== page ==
testing turn

Much-criticized teacher literacy test could be on the chopping block next month

PHOTO: Shaina Cavazos
Indianapolis Public Schools picked a new model for teacher observations.

New York is poised to make it significantly easier to become a teacher — though their plans are on ice for a month.

The state’s education policymakers were set to vote on a major change to teacher certification requirements on Monday that would have walked back a controversial effort to make the teaching profession more selective. Winter weather won out, canceling the meeting.

The votes may happen in March but education department officials said it’s too early to have a finalized agenda. Here’s what we know:

Big changes to teacher certifications

One change would eliminate the test designed to measure prospective teachers’ reading and writing ability, known as the Academic Literacy Skills Test. The Regents were also set to discuss changes to the edTPA exam, which requires prospective teachers to videotape their lessons. Under the new plan, prospective teachers who barely failed the edTPA exam could still get certified after a review of factors like recommendations and their grade point averages.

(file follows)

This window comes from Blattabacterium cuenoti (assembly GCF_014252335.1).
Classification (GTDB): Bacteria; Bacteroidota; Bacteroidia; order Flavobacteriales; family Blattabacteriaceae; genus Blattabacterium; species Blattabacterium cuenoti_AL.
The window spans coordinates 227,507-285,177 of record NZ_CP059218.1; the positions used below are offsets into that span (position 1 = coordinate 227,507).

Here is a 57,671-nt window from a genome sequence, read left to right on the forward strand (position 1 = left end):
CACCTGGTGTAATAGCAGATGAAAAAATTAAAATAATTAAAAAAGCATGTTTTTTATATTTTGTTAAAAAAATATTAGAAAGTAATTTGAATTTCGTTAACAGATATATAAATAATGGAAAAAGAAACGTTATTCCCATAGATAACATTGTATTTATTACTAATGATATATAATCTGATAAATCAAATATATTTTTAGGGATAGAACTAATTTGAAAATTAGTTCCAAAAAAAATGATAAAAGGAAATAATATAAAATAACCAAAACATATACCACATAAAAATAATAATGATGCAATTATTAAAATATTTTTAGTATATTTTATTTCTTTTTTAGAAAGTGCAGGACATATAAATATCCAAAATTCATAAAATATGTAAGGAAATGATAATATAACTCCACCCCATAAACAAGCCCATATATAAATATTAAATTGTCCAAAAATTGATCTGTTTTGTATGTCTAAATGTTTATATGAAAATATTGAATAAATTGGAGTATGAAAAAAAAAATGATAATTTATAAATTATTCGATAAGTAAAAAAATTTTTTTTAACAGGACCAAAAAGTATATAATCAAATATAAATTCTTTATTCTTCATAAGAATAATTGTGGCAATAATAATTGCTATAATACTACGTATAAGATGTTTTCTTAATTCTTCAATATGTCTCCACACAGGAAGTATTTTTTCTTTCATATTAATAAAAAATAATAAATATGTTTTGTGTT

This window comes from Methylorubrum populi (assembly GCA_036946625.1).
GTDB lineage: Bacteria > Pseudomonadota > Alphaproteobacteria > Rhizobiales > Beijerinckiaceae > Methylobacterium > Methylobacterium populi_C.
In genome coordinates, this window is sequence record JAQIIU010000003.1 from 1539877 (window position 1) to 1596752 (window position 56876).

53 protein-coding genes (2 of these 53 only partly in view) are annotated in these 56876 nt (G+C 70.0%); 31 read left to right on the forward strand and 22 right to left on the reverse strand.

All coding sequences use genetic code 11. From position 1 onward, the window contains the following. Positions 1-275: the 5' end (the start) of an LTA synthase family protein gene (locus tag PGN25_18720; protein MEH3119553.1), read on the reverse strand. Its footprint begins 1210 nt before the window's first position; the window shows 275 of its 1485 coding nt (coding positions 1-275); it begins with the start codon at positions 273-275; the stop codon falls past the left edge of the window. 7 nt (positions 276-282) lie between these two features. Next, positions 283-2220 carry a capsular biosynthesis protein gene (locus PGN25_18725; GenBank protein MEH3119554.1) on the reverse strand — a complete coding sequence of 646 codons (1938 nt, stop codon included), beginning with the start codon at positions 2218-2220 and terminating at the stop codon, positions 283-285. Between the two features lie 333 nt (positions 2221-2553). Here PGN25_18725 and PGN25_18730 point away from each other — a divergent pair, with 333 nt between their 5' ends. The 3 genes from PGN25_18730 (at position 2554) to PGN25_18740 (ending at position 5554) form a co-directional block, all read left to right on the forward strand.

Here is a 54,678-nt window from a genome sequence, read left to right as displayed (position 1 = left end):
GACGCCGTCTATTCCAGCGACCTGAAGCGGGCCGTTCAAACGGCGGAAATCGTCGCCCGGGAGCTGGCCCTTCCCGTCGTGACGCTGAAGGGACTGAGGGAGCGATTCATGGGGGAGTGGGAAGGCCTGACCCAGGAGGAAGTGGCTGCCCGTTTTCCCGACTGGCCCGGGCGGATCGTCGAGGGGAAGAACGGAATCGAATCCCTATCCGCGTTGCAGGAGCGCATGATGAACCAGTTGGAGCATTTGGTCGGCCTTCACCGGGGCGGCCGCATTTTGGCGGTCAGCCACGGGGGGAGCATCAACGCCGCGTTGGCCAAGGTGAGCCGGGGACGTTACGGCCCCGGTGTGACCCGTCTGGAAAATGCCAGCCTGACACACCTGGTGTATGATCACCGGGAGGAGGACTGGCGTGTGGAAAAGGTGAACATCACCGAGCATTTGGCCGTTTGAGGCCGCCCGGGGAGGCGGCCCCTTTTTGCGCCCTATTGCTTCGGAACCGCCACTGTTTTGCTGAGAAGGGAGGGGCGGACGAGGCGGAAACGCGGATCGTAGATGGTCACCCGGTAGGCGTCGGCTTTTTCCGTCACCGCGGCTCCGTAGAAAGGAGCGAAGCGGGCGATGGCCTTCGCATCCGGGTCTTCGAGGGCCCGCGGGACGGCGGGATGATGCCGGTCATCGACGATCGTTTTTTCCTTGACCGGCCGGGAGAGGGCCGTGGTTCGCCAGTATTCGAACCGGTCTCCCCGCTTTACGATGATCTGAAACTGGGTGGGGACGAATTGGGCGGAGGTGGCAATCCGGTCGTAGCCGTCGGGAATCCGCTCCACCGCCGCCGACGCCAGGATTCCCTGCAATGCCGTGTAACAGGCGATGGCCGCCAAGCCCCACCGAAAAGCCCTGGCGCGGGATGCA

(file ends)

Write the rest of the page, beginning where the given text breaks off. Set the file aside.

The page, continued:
Both tests were added to the requirements to become a teacher in New York during a process to overhaul teacher preparation that started in 2009. At the time, Regents said they hoped more rigorous exams focused on literacy and the real-life demands of the teaching profession would help make sure students had well-qualified educators.

But it hasn’t been an easy transition for potential educators, or for the schools that prepare them. Only 77 percent of aspiring teachers have passed the edTPA since its rollout in New York, prompting a safety-net option that allowed candidates to take an easier, paper-based exam.

And not everyone has been convinced that the new tests offer valuable feedback or are worth the costs. The literacy test has even faced legal challenges, since black and Hispanic candidates have passed the test in lower numbers. In 2013-14, only 48 percent of aspiring black teachers and 56 percent of aspiring Hispanic teachers passed the exam, compared to 75 percent of prospective white teachers.

That has prompted concern that trying to solve one problem created others, keeping more teachers of color out of classrooms just as the state is trying to boost those numbers.

Those concerns led the Regents to create a task force of education officials and experts, offered recommendations for sweeping changes at the January Regents meeting.